The report of the commissioners was returned to March term 1824, in which they say 'that there has been no injury or waste done upon the premises by the occupant since the 20th of June 1823; and they assess the improvements made on the premises as follows:'

Clearing and enclosing forty-six acres of land, at twenty

dollars per acre, - - - - - - - - - - - - - - - - - - - - - 920

Dwelling house and various farm buildings, - - - - - - - 430


For this sum the court gave judgment against the plaintiff; who moved to quash the said report, and reserved a bill of exception to the refusal of the court so to quash.

Upon this last judgment the plaintiff sued out a writ of error to the court of appeals in Kentucky, and made a special assignment of the errors complained of, pursuant to the law and practice of that court. The error assigned was 'the plaintiff deriving title from Virginia, the act or acts of the state of Kentucky on which this court has founded its opinion, is repugnant as to the compact with Virginia; therefore void as to the case before the court, being against the constitution of the United States.'

The court of appeals affirmed the judgment of the circuit court of Union county, and the plaintiff prosecuted this writ of error.

Mr Wickliffe, for the defendant in error, moved to dismiss the writ of error, for want of jurisdiction in this court.

He contended that the case presented by the record did not give the court jurisdiction under the twenty-fifth section of the judicial act of 1789. It is a writ of error to a state court, and there is nothing on the face of the proceedings to show that the construction of an act of congress, or the obligation of a contract, was brought into question in that court.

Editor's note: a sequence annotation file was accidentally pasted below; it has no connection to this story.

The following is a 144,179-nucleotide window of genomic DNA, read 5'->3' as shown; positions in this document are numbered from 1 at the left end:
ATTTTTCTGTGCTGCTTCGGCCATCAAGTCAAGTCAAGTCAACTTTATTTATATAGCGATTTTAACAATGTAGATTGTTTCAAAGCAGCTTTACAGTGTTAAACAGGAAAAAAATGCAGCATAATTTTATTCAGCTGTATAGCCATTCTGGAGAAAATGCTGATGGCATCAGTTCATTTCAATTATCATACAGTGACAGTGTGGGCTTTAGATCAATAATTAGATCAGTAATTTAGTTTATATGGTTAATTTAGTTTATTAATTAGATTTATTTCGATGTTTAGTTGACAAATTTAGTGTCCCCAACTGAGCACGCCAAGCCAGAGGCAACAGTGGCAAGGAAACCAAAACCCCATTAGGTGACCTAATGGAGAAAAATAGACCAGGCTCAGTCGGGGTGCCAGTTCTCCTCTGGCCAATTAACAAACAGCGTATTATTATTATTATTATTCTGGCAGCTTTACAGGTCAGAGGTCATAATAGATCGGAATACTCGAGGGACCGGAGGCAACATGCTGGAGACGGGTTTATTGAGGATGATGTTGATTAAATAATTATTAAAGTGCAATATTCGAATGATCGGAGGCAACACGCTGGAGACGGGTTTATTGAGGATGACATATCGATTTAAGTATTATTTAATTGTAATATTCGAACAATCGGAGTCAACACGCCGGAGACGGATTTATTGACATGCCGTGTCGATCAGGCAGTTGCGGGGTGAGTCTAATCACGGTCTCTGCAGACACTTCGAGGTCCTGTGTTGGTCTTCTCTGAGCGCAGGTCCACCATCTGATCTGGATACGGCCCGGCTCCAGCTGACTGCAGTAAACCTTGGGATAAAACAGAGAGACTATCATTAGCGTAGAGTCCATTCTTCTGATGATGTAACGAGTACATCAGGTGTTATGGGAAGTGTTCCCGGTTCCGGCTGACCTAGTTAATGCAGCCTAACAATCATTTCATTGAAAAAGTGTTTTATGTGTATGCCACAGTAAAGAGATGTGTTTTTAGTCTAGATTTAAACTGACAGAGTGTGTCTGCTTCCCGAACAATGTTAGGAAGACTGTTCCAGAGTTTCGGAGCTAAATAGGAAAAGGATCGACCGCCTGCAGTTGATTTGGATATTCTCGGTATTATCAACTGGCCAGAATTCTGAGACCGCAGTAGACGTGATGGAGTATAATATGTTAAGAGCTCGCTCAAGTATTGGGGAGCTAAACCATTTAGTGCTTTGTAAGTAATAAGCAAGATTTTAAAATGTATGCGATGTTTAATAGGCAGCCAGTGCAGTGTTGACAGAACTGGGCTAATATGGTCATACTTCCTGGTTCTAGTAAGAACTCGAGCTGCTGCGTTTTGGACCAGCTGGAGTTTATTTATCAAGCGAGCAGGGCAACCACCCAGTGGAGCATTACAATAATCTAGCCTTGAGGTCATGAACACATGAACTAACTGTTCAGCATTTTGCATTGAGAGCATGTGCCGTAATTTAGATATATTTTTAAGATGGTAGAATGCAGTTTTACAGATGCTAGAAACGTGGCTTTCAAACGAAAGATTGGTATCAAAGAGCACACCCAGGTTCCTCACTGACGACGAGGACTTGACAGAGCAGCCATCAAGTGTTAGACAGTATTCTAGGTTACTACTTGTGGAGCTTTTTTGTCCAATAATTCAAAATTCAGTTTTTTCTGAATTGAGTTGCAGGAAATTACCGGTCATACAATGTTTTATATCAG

The record does not show the particular point decided by the state court; and this court cannot look at the reasoning of that court in giving its decision to ascertain the same. The jurisdiction must be determined by the record. Inglee vs. Cooledge, 2 Wheaton, 363. It is denied that the title papers are by the law of Kentucky required to be recorded in an action at law. This requisition is confined to proceedings in chancery.

The question in the state court was whether a law of Kentucky of 1820 or 1823, was in force. The act of 1820 was repealed before this suit was brought, and no judgment of the state court was given whether the act of 1820 was void or not. Cited 1 Bibb, 442. 2 Bibb, 236, 292, 331. 3 Mon. Rep. 202, 128. 3 Mar. Rep. 431.

Mr Jones for the plaintiff in error.

The patent shows the title of the plaintiff was derived from the state of Virginia, and the patent is properly on the record. It is the duty of the cleik, and is so made by law, to record all the title papers introduced in evidence; and under this requisition of the law the patent is made part of the record. Cited as to jurisdiction, Craig et al. vs. The state of Missouri, 4 Peters, 426.

The title of the plaintiff being shown by the patent to rest on a patent from Virginia, his rights to protection under the compact are manifest; and he is entitled to the benefit of the decision of this court in Green vs. Biddle, 8 Wheaton, 1.

Mr Chief Justice MARSHALL delivered the opinion of the Court.


This work is in the public domain in the United States because it is a work of the United States federal government (see 17 U.S.C. 105).